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Assorted Links (6/29/2010)

Here’s a list of articles that I have been reading lately:

Allan Meltzer: Why Obamanomics Has Failed – WSJ.com

online.wsj.com

“In The Wall Street Journal, Carnegie Mellon University economist Allan H. Meltzer says the Obama administration’s policies have introduced uncertainty about future taxes and regulations. This inhibits investment and job growth.”

If You Have to Be Wrong, How Can You Admit It More Easily? – Freakonomics Blog – NYTimes.com

www.nytimes.com

“Making admissions of error easier.”

Cash for Clunkers: A Retrospective

www.american.com

“Top-down industrial policy carried out through the sheer force of incentives is welcomed by behavioralist Washington.”

The Unemployment Insurance Crisis

www.american.com

“As of this summer, unemployment insurance trust funds in 30 states were insolvent.”

Fred Barnes: King of Pork—and Proud of It – WSJ.com

online.wsj.com

“In The Wall Street Journal, Fred Barnes writes that the late Robert Byrd made the most of his time in the Senate.”

Rupert Darwall: Britain Tries Fiscal Austerity – WSJ.com

online.wsj.com

“Rupert Darwall writes in The Wall Street Journal that Keynesianism goes out of fashion in London.”

Randy Barnett: The Supreme Court’s Gun Showdown – WSJ.com

online.wsj.com

“In The Wall Street Journal, Randy Barnett writes that thanks to five Justices, the right to keep and bear arms is now protected from state interference. And thanks to Clarence Thomas, an important clause in the Constitution has risen from the grave.”

Bill Wilson’s Gospel – NYTimes.com

nytimes.com

“The story of Alcoholics Anonymous teaches us about human nature and the kinds of social programs that do and don’t work.”

Congressional Budget Office – Distribution of Federal Taxes

www.cbo.gov

“The federal tax system is progressive–that is, average tax rates generally rise with income. Households in the bottom fifth of the income distribution (with average income of $18,400, under a broad definition of income) paid 4.0 percent of their income in federal taxes. The middle quintile, with average income of $64,500, paid 14.3 percent of that income in taxes, and the highest quintile, with average income of $264,700, paid 25.1 percent.”

Is Academic Freedom Worth Its Price? – Project Syndicate

www.project-syndicate.org

“In these hard economic times, when ordinary people are struggling to make ends meet, there is a nagging sense that universities are luxuries. In fact, universities may be the most consistently high-performing products of long-term capital investment.”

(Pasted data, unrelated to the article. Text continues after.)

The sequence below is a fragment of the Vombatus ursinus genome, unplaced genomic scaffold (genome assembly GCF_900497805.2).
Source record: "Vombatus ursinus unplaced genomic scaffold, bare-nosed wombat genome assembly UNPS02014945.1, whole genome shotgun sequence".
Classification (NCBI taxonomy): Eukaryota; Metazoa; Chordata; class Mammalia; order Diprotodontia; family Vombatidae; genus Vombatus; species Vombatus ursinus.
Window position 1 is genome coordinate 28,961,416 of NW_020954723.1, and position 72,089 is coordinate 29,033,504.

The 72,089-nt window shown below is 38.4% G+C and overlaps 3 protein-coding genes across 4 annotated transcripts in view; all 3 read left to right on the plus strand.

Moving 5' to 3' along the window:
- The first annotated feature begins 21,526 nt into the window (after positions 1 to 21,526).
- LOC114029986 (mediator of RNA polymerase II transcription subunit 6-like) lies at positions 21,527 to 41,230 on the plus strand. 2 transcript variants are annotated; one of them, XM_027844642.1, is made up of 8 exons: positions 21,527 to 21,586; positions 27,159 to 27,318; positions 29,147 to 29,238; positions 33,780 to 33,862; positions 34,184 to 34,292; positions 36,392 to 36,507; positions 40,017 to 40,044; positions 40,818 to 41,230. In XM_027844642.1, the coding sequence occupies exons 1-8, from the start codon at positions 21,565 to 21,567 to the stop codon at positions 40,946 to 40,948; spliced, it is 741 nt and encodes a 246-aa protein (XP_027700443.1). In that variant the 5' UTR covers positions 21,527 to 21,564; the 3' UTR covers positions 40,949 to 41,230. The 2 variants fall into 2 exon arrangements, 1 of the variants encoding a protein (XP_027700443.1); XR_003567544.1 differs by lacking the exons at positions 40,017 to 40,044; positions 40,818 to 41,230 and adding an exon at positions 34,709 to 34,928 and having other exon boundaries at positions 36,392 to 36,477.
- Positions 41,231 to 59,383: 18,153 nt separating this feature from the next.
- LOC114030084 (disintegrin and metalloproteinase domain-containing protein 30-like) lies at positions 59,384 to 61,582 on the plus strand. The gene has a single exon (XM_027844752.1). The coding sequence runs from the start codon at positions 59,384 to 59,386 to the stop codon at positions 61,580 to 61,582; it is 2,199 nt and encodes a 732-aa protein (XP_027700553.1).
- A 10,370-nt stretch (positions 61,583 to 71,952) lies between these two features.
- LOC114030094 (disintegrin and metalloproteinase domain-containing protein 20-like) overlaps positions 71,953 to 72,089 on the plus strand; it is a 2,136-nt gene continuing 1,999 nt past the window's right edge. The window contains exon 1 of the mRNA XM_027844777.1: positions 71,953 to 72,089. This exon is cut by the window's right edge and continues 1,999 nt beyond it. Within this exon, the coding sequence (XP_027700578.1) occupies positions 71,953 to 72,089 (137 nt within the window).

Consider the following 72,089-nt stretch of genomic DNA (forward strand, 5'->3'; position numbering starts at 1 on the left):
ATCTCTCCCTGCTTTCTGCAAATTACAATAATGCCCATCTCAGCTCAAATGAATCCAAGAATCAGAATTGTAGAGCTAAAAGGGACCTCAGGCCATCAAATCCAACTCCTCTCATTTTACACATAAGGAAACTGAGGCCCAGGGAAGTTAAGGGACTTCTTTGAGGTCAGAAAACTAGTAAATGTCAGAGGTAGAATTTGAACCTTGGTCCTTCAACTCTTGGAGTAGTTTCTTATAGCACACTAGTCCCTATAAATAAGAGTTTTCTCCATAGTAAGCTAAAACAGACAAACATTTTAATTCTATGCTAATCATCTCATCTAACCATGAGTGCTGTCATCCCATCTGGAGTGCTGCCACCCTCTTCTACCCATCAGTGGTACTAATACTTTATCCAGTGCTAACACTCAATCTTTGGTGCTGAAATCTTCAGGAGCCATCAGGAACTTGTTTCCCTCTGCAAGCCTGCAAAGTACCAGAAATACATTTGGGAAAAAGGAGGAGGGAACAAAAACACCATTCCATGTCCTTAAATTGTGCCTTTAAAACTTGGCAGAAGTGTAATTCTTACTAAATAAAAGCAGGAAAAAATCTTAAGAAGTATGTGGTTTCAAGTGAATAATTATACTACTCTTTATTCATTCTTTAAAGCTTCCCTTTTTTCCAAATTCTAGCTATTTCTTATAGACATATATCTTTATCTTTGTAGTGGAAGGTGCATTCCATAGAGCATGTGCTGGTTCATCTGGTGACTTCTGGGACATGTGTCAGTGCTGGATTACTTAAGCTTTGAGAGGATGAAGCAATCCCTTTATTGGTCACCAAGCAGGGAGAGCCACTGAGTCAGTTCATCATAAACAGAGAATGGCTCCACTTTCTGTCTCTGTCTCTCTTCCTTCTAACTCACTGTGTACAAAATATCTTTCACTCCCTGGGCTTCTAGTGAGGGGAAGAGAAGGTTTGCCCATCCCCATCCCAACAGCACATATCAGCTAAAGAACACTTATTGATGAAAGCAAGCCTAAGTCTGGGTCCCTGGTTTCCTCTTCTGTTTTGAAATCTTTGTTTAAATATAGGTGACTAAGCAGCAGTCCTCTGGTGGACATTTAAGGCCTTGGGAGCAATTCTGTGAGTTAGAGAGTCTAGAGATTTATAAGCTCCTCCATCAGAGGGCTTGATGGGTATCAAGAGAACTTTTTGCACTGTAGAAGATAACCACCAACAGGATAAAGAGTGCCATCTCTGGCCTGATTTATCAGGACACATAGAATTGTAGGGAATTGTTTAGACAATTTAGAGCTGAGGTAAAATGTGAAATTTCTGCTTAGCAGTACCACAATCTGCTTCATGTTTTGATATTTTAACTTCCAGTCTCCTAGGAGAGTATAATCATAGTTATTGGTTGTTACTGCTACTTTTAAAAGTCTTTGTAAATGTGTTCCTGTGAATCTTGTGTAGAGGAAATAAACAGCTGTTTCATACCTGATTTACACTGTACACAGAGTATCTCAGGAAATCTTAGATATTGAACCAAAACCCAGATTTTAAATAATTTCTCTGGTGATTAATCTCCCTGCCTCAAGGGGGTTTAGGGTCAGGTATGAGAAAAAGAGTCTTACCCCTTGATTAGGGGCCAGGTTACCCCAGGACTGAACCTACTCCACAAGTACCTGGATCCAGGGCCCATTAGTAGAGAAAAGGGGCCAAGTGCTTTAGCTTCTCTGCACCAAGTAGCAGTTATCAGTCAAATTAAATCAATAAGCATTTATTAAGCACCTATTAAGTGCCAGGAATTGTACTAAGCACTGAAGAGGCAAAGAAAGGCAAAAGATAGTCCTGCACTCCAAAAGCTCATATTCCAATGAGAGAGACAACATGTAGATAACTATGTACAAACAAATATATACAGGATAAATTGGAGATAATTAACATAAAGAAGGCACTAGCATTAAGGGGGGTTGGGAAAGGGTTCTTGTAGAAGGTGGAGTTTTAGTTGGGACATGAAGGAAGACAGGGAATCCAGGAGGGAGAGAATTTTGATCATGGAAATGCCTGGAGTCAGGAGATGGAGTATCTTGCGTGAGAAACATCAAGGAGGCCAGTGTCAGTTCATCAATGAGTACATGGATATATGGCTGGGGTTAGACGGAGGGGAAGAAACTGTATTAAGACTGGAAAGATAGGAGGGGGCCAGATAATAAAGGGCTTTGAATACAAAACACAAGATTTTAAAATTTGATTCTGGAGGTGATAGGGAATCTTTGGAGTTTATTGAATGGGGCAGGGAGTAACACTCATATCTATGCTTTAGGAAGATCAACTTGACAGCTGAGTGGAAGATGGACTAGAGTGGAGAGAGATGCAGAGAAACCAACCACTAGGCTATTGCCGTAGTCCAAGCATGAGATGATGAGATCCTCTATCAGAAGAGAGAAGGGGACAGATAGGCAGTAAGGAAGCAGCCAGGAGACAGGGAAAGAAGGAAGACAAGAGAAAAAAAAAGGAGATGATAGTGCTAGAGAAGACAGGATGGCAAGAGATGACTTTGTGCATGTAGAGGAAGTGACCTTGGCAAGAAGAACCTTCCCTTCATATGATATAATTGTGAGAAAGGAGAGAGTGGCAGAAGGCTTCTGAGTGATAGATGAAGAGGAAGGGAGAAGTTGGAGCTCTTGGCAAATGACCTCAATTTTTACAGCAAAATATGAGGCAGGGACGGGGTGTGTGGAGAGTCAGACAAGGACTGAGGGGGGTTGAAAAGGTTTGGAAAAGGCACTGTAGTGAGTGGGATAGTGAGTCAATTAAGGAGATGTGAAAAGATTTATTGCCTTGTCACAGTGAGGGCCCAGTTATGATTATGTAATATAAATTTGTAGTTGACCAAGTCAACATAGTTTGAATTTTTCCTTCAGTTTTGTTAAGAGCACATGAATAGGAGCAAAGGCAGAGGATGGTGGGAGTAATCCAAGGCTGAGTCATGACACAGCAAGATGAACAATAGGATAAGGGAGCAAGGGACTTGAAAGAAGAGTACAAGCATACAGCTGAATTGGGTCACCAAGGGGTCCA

Review & Outlook: Kagan’s Commerce Clause – WSJ.com

online.wsj.com

“The Wall Street Journal says that Senators should ask Supreme Court nominee Elena Kagan if Congress can compel Americans to do anything?”

Drilling for Better Information – WSJ.com

online.wsj.com

“In The Wall Street Journal, Information Age columnist Gordon Crovitz says that the financial crisis and BP share a common attribute: regulatory failure.”

Fouad Ajami: Petraeus, Obama and the War in Afghanistan – WSJ.com

online.wsj.com

“In The Wall Street Journal, Fouad Ajami says that there is a mismatch between the general’s Afghan mission and the president’s summons to his countrymen.”

Review & Outlook: Triumph of the Regulators – WSJ.com

online.wsj.com

“The Wall Street Journal says that the Dodd-Frank financial reform bill doubles down on the same system that failed.”

Russ Roberts: Hayek: An Economist’s Comeback – WSJ.com

online.wsj.com

“In The Wall Street Journal, Russell Roberts of George Mason University comments on the revival of interest in the Nobel Prize winning economist Friedrich Hayek.”

How Christianity Created Capitalism

www.torenewamerica.com

“It was the church more than any other agency, writes historian Randall Collins, that put in place what Weber called the preconditions of capitalism: the rule of law and a bureaucracy for resolving disputes rationally; a specialized and mobile labor force; the institutional permanence that allows for transgenerational investment and sustained intellectual and physical efforts, together with the accumulation of long-term capital; and a zest for discovery, enterprise, wealth creation, and new undertakings.”

Indiana ironing-board factory faces stiff competition from Chinese companies

www.washingtonpost.com

This article provides an interesting case study which clearly illustrates various dysfunctional aspects of trade protectionism in the real world; in particular, how tariffs shield US companies from having to compete and innovate in terms of the goods and services that they produce and the business models that they employ.